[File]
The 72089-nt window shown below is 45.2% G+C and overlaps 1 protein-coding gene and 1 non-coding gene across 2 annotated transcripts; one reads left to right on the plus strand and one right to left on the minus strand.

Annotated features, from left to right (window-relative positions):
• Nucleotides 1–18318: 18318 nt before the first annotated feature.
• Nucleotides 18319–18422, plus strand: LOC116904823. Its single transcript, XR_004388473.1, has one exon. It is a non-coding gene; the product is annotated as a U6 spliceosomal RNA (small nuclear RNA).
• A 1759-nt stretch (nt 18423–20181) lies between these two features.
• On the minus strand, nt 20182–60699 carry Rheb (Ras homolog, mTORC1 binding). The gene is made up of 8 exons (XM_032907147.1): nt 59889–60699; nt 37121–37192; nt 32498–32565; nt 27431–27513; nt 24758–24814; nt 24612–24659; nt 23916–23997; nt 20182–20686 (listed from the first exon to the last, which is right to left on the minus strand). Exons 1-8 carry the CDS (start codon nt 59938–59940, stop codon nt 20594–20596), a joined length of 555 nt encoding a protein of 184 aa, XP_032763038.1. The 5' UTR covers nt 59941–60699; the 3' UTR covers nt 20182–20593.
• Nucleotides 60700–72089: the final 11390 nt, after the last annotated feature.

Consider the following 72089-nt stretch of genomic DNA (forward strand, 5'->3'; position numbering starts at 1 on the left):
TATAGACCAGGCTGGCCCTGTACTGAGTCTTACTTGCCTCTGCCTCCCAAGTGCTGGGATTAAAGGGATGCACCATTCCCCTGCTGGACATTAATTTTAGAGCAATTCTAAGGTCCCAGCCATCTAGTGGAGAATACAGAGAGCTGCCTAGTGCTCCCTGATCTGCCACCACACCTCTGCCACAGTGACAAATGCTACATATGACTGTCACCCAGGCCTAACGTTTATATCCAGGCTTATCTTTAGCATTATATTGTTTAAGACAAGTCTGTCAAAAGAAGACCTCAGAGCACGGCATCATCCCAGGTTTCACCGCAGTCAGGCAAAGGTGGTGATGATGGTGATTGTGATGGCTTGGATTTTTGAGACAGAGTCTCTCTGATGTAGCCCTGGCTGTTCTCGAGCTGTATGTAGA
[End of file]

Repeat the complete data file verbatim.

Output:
The 72089-nt window shown below is 45.2% G+C and overlaps 1 protein-coding gene and 1 non-coding gene across 2 annotated transcripts; one reads left to right on the plus strand and one right to left on the minus strand.

Annotated features, from left to right (window-relative positions):
• Nucleotides 1–18318: 18318 nt before the first annotated feature.
• Nucleotides 18319–18422, plus strand: LOC116904823. Its single transcript, XR_004388473.1, has one exon. It is a non-coding gene; the product is annotated as a U6 spliceosomal RNA (small nuclear RNA).
• A 1759-nt stretch (nt 18423–20181) lies between these two features.
• On the minus strand, nt 20182–60699 carry Rheb (Ras homolog, mTORC1 binding). The gene is made up of 8 exons (XM_032907147.1): nt 59889–60699; nt 37121–37192; nt 32498–32565; nt 27431–27513; nt 24758–24814; nt 24612–24659; nt 23916–23997; nt 20182–20686 (listed from the first exon to the last, which is right to left on the minus strand). Exons 1-8 carry the CDS (start codon nt 59938–59940, stop codon nt 20594–20596), a joined length of 555 nt encoding a protein of 184 aa, XP_032763038.1. The 5' UTR covers nt 59941–60699; the 3' UTR covers nt 20182–20593.
• Nucleotides 60700–72089: the final 11390 nt, after the last annotated feature.

Consider the following 72089-nt stretch of genomic DNA (forward strand, 5'->3'; position numbering starts at 1 on the left):
TATAGACCAGGCTGGCCCTGTACTGAGTCTTACTTGCCTCTGCCTCCCAAGTGCTGGGATTAAAGGGATGCACCATTCCCCTGCTGGACATTAATTTTAGAGCAATTCTAAGGTCCCAGCCATCTAGTGGAGAATACAGAGAGCTGCCTAGTGCTCCCTGATCTGCCACCACACCTCTGCCACAGTGACAAATGCTACATATGACTGTCACCCAGGCCTAACGTTTATATCCAGGCTTATCTTTAGCATTATATTGTTTAAGACAAGTCTGTCAAAAGAAGACCTCAGAGCACGGCATCATCCCAGGTTTCACCGCAGTCAGGCAAAGGTGGTGATGATGGTGATTGTGATGGCTTGGATTTTTGAGACAGAGTCTCTCTGATGTAGCCCTGGCTGTTCTCGAGCTGTATGTAGA